The actual data (and risks) behind listeriosis. Is it as serious as it seems?

The listeriosis outbreak caused by the consumption of meat mecha of the brand La Mechá adds patients by tens and alarm throughout Spain. The bacteria that causes the disease, Listeria monocytogenes, is dangerous and worries in the food industry, because the figures show that in recent years the cases do not stop increasing.

A recent study published by the Carlos III Health Institute and the Ramón y Cajal University Hospital in Madrid draws the real incidence of the disease in Spain. Between 1997 and 2015, 5,696 hospitalizations were recorded. In principle, they do not seem many, considering that this figure includes a total of 19 years and that in this period the Spanish population exceeded 46 million, but the authors clarify that the number of affected is much higher, because the vast majority of the cases are mild and do not require admission.

However, the most significant data is that of the evolution of the number of hospitalized patients: while in 1997 the ratio was 0.67 per 100,000 inhabitants; in 2013 it was 1.01. The increase is slow but steady over the years.

People over 65 years accumulate 50% of hospitalizations by listeriosis. In addition, this age group is also the one that has suffered a most marked increase in the number of cases in the last two decades. Other risk groups are immunosuppressed people for various reasons (such as cancer, diabetes or liver disease). In addition, pregnant women account for 7% of hospitalizations and newborns, 4%.

The severity of listeriosis is best understood with other data: 17% of these hospitalizations ended in death. Again, those over 65 get the worst, with 67.5% of deaths. We also found important geographical variations: northern Spain is most affected. Catalonia is the community with the highest number of hospitalizations, followed by Cantabria, La Rioja, the Basque Country and Galicia. On the contrary, Murcia, the Valencian Community and the Canary Islands are the ones that register fewer cases.

Data from the European Food Safety Authority (EFSA) indicate that there is “across the continenta growing and statistically significant trend of confirmed cases of listeriosis ”, at least during the period 2008-2017, according to Teknautas, a spokesman for this entity, who is responsible for the scientific analysis of food risks.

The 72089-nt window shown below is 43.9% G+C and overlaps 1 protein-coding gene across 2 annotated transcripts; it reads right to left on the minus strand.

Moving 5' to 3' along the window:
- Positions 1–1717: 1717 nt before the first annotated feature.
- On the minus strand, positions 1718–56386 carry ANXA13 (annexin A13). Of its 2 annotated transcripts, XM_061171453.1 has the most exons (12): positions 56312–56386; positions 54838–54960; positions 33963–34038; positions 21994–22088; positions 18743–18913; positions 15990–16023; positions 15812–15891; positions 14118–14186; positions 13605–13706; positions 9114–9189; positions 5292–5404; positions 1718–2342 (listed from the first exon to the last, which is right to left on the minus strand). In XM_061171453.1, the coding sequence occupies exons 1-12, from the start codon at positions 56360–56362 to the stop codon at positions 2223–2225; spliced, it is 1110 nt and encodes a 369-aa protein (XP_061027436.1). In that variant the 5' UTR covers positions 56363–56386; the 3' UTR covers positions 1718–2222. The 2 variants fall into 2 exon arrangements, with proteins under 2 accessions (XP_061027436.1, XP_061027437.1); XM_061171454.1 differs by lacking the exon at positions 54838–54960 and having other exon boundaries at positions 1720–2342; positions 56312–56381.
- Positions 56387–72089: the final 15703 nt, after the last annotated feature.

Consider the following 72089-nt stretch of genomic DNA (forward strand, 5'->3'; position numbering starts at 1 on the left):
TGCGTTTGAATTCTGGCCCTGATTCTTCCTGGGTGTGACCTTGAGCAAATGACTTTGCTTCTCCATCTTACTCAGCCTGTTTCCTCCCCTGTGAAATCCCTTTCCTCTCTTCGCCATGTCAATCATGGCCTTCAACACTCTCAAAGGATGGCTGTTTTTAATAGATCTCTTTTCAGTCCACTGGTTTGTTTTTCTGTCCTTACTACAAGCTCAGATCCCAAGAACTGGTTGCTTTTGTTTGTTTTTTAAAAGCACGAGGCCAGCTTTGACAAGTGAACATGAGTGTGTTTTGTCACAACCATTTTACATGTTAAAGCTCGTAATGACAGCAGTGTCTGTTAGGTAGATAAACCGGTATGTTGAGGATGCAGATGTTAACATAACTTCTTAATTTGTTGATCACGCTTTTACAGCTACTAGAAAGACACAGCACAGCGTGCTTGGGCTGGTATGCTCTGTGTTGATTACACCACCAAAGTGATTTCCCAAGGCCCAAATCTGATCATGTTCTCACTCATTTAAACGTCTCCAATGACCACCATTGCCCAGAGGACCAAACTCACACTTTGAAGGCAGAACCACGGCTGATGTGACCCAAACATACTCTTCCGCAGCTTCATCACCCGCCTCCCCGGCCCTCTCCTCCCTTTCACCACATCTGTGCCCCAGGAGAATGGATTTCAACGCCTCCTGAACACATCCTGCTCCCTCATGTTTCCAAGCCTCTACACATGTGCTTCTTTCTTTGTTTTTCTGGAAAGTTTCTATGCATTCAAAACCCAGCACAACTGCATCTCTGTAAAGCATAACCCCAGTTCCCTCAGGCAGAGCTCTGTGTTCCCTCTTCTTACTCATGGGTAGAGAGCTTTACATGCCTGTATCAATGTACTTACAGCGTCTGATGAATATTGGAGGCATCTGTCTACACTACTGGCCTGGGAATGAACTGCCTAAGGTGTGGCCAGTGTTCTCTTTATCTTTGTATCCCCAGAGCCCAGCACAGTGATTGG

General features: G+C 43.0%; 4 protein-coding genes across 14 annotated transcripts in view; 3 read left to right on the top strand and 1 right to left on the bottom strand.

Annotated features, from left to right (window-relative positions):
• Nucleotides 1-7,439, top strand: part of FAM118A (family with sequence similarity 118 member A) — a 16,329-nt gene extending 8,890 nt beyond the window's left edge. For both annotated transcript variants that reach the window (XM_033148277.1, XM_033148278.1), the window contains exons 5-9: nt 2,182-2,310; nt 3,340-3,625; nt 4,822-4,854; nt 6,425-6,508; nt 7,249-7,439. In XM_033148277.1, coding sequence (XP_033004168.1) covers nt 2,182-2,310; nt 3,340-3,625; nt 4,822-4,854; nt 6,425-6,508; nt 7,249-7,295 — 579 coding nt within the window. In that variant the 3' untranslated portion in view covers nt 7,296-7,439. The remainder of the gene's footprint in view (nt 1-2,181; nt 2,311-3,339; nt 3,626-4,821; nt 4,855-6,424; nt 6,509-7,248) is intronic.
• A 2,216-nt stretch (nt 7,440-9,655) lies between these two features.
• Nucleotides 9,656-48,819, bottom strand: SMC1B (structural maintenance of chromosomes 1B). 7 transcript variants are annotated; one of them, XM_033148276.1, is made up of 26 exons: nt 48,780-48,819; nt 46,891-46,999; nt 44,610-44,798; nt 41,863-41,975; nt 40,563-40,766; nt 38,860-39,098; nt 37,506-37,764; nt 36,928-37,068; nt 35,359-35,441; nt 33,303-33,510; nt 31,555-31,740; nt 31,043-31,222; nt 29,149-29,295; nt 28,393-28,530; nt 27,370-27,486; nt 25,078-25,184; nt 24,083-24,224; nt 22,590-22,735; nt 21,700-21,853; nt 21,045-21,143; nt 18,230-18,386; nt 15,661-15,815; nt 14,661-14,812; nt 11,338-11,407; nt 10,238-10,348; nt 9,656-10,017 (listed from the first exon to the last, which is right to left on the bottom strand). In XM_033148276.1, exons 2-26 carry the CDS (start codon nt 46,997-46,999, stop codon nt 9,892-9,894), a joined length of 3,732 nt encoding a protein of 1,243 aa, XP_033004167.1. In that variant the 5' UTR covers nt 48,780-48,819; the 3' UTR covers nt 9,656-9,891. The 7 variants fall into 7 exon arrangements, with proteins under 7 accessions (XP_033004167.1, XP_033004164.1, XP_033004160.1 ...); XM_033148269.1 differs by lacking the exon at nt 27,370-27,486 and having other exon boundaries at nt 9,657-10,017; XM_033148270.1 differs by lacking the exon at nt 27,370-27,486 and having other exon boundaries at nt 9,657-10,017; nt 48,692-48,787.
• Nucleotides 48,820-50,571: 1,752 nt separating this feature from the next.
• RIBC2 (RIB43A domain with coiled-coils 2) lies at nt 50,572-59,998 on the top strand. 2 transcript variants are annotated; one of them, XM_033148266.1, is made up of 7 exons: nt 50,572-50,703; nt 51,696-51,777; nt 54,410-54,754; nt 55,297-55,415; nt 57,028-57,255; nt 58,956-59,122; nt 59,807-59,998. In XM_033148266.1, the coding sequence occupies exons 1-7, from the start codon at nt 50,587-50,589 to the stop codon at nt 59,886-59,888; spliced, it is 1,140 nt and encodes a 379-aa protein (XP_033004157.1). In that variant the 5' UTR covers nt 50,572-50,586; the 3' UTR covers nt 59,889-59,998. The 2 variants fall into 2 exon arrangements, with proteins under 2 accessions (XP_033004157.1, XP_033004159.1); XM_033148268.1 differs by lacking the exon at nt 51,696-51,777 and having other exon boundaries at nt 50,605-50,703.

The latest annual report on zoonotic infections and outbreaks of food-related diseases, prepared by EFSA and the European Center for Disease Prevention and Control (ECDC) and published at the end of last year, indicates that in 2017 2,480 cases were registered in the European Union. Recently, other countries have gone through a similar situation to which Spain lives these days, with an outbreak of listeriosis from consumption of salmon and smoked trout that affected five countries last June (Denmark, Estonia, Sweden, Finland and France) and caused several deaths.

The causes of the increase recorded in recent years are not clear. “It may be due to a increase in prepared food products, ready to consume, more susceptible to contamination ”, explains Miguel Ángel Lurueña, specialist in food technology, consultant and disseminator. "But it is also true that we are diagnosing better and better and that is now when we started to have good statistics, because in Spain listeriosis has not been mandatory until 2015," he adds.

EFSA says that this disease "is still relatively rare compared to other foodborne infections," but admits that It is one of the most serious for its consequences, especially for vulnerable people.

Why is it so dangerous

The truth is the mortality rate of listeriosis is extremely high when comparisons are made According to Lurueña, another foodborne bacteria, called Campylobacter (usually related to gastroenteritis and diarrheal diseases), only causes death in 0.22% of cases diagnosed in Europe.